Roll With It: Adaptive Mobility Support System
In late 2017, our team began to design a concept for a low-cost, multi-stage rehabilitation device for children with Cerebral Palsy (CP) in India. We then worked for a year on that concept and ended the 2018 school year with a concept for "Walk With Me". Over the summer of 2018, the scope of the project was evaluated and experts were consulted. We realized that our original goal of designing a new clinical rehabilitation device was unreasonable so, our scope was adjusted.
Pictured is the prototype for the the Roll With It device. This is a concept for a universal, multi-purpose assistive device for low-income children with CP. Instead of a clinical application, our new goal is to design a device to help integrate children into society through an accessible assistive device. We are very optimistic and excited about the potential that Roll With It has to positively impact people's lives and change the way we think about accessible and universal assistive technology.
Polymeric Wound Recovery Strip (PWRS)
This project was initiated by Max Roberge in 2017, and with the assistance of Brooke Hall, was developed into a multi-year study with plans for a draft research paper and materials prototyping. The objective of this project is to synthesize a series of hydrogel repair strip matrices that may be applied throughout the phases of wound healing to facilitate the wound repair process. The repair strips are intended for chronic wounds such as pressure ulcers, as a means of non-invasive therapy. Due to the chosen healing compounds and cofactors, the strips will be low-cost, effective, and simple to use. The team is synthesizing the polymer matrices through which the therapeutic agents will diffuse. Managed by Harriet Chorney and Kay Wu, the goal for the 2018-2019 school year is to optimize the compound concentrations through a series of characterization steps and develop a packaging that dictates the length of time that each strip must be applied based on the body's natural healing procedure.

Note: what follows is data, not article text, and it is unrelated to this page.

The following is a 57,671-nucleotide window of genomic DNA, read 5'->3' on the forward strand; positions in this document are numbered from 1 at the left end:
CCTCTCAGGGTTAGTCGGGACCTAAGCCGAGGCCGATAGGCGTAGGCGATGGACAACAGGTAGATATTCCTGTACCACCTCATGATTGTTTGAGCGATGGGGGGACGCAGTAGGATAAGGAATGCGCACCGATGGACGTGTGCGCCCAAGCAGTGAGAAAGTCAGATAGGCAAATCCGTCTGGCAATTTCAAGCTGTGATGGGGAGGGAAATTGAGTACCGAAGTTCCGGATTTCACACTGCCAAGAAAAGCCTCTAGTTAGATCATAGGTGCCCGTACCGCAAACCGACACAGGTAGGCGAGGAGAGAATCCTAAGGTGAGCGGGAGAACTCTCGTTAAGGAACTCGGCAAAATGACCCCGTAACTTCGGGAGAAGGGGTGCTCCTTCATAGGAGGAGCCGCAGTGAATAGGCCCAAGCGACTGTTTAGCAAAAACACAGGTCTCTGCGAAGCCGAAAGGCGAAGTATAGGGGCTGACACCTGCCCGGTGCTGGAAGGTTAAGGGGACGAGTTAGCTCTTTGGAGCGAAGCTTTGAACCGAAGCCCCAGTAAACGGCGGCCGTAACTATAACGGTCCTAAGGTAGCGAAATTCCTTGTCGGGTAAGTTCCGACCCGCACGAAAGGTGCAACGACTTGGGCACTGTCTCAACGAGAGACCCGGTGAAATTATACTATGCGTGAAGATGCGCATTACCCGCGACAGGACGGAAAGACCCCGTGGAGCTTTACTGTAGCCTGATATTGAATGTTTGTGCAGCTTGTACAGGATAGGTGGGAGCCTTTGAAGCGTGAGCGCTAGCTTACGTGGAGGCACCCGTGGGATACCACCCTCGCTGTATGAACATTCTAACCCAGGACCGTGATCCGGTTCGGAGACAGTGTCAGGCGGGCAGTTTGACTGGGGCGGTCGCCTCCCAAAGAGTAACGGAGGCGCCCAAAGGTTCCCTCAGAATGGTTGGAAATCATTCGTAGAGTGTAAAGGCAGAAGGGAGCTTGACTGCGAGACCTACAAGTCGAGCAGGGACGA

Client-Based Project: Adressing Cerebral Palsy in the Kingston Community
A team of QBiT members, led by Paige Leedale and Olivia Roud, are working with an end-user with cerebral palsy to address the series of permanent motor disabilities associated with the disorder. The end-user, a local student, has difficulties with the current device used to assist their movement, and cannot put the seat of her walker down comfortably due to various limiting factors. Our goal for this project is to use a client-centered approach to design and build a walker by the end of the school year that will satisfy the needs of the end-user and that may be further applied to other individuals with similar conditions.
Electrical Computing Project: Detecting Cancerous Cells
Combining computing into medical practices, we are introducing this year’s newest project. We will be working to design a device that uses electrical impedance spectroscopy to detect forms of skin cancer. Specifically for user groups who have challenges accessing skin specialists. The device will be portable, low cost, and extremely simple to use. With these benefits, we also aim to target countries of low income to provide cheaper alternatives in regulating skin diseases.
This team of five bright engineers won QBiT's first Global Biomedical Engineering Challenge, for which we offered them academic, financial and operative resources. They have designed an effective warming system for pre-term, low-weight newborns in Zimbabwe, using inexpensive, accessible materials that will combat hypothermia. The wrap prevents the loss of bodily fluids and maintains the baby’s temperature at a healthy level. This swaddle will be attached closely to the caregiver in a modified traditional African carrying manner, exposing the baby to the caregiver’s heat and bacteria required for the development of a strong immune system.